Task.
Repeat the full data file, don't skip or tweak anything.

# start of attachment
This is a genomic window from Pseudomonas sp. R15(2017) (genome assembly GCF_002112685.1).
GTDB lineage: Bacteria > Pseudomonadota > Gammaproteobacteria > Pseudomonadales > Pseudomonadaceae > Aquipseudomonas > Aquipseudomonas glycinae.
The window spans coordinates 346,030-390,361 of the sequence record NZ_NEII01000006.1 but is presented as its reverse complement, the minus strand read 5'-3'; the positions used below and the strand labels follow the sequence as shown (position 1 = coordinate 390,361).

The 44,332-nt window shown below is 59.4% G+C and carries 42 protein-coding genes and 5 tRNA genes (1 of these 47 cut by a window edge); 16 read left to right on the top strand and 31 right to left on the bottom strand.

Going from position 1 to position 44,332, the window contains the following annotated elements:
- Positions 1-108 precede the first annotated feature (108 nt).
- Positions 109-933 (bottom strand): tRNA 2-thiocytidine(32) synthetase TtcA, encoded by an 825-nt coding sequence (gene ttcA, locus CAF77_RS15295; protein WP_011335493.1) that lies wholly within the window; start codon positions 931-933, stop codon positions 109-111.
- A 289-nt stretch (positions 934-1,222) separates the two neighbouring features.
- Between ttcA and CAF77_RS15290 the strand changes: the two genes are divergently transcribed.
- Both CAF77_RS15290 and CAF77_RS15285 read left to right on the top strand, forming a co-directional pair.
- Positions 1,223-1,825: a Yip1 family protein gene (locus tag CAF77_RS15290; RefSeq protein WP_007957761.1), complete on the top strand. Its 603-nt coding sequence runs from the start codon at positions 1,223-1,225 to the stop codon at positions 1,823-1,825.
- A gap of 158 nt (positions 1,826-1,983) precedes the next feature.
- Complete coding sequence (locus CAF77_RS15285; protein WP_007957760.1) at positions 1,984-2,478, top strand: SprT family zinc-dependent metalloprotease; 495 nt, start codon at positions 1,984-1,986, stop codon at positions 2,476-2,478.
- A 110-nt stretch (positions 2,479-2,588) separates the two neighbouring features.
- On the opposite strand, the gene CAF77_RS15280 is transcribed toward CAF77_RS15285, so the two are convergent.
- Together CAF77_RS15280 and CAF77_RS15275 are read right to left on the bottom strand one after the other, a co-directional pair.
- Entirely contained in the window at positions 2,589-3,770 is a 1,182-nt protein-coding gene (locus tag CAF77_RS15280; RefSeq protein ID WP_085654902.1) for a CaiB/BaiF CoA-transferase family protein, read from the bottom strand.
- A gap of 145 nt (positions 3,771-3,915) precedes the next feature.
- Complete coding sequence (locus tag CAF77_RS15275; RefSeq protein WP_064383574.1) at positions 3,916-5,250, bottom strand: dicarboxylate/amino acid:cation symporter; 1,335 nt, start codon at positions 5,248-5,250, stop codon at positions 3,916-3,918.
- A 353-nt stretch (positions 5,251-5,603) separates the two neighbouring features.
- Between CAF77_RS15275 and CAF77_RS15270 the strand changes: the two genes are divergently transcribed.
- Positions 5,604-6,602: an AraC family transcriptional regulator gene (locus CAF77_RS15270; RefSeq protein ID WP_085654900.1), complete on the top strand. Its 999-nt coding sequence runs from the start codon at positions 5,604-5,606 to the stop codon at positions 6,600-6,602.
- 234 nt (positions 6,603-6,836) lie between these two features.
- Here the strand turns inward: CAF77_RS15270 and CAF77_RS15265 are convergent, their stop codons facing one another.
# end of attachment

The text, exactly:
This is a genomic window from Pseudomonas sp. R15(2017) (genome assembly GCF_002112685.1).
GTDB lineage: Bacteria > Pseudomonadota > Gammaproteobacteria > Pseudomonadales > Pseudomonadaceae > Aquipseudomonas > Aquipseudomonas glycinae.
The window spans coordinates 346,030-390,361 of the sequence record NZ_NEII01000006.1 but is presented as its reverse complement, the minus strand read 5'-3'; the positions used below and the strand labels follow the sequence as shown (position 1 = coordinate 390,361).

The 44,332-nt window shown below is 59.4% G+C and carries 42 protein-coding genes and 5 tRNA genes (1 of these 47 cut by a window edge); 16 read left to right on the top strand and 31 right to left on the bottom strand.

Going from position 1 to position 44,332, the window contains the following annotated elements:
- Positions 1-108 precede the first annotated feature (108 nt).
- Positions 109-933 (bottom strand): tRNA 2-thiocytidine(32) synthetase TtcA, encoded by an 825-nt coding sequence (gene ttcA, locus CAF77_RS15295; protein WP_011335493.1) that lies wholly within the window; start codon positions 931-933, stop codon positions 109-111.
- A 289-nt stretch (positions 934-1,222) separates the two neighbouring features.
- Between ttcA and CAF77_RS15290 the strand changes: the two genes are divergently transcribed.
- Both CAF77_RS15290 and CAF77_RS15285 read left to right on the top strand, forming a co-directional pair.
- Positions 1,223-1,825: a Yip1 family protein gene (locus tag CAF77_RS15290; RefSeq protein WP_007957761.1), complete on the top strand. Its 603-nt coding sequence runs from the start codon at positions 1,223-1,225 to the stop codon at positions 1,823-1,825.
- A gap of 158 nt (positions 1,826-1,983) precedes the next feature.
- Complete coding sequence (locus CAF77_RS15285; protein WP_007957760.1) at positions 1,984-2,478, top strand: SprT family zinc-dependent metalloprotease; 495 nt, start codon at positions 1,984-1,986, stop codon at positions 2,476-2,478.
- A 110-nt stretch (positions 2,479-2,588) separates the two neighbouring features.
- On the opposite strand, the gene CAF77_RS15280 is transcribed toward CAF77_RS15285, so the two are convergent.
- Together CAF77_RS15280 and CAF77_RS15275 are read right to left on the bottom strand one after the other, a co-directional pair.
- Entirely contained in the window at positions 2,589-3,770 is a 1,182-nt protein-coding gene (locus tag CAF77_RS15280; RefSeq protein ID WP_085654902.1) for a CaiB/BaiF CoA-transferase family protein, read from the bottom strand.
- A gap of 145 nt (positions 3,771-3,915) precedes the next feature.
- Complete coding sequence (locus tag CAF77_RS15275; RefSeq protein WP_064383574.1) at positions 3,916-5,250, bottom strand: dicarboxylate/amino acid:cation symporter; 1,335 nt, start codon at positions 5,248-5,250, stop codon at positions 3,916-3,918.
- A 353-nt stretch (positions 5,251-5,603) separates the two neighbouring features.
- Between CAF77_RS15275 and CAF77_RS15270 the strand changes: the two genes are divergently transcribed.
- Positions 5,604-6,602: an AraC family transcriptional regulator gene (locus CAF77_RS15270; RefSeq protein ID WP_085654900.1), complete on the top strand. Its 999-nt coding sequence runs from the start codon at positions 5,604-5,606 to the stop codon at positions 6,600-6,602.
- 234 nt (positions 6,603-6,836) lie between these two features.
- Here the strand turns inward: CAF77_RS15270 and CAF77_RS15265 are convergent, their stop codons facing one another.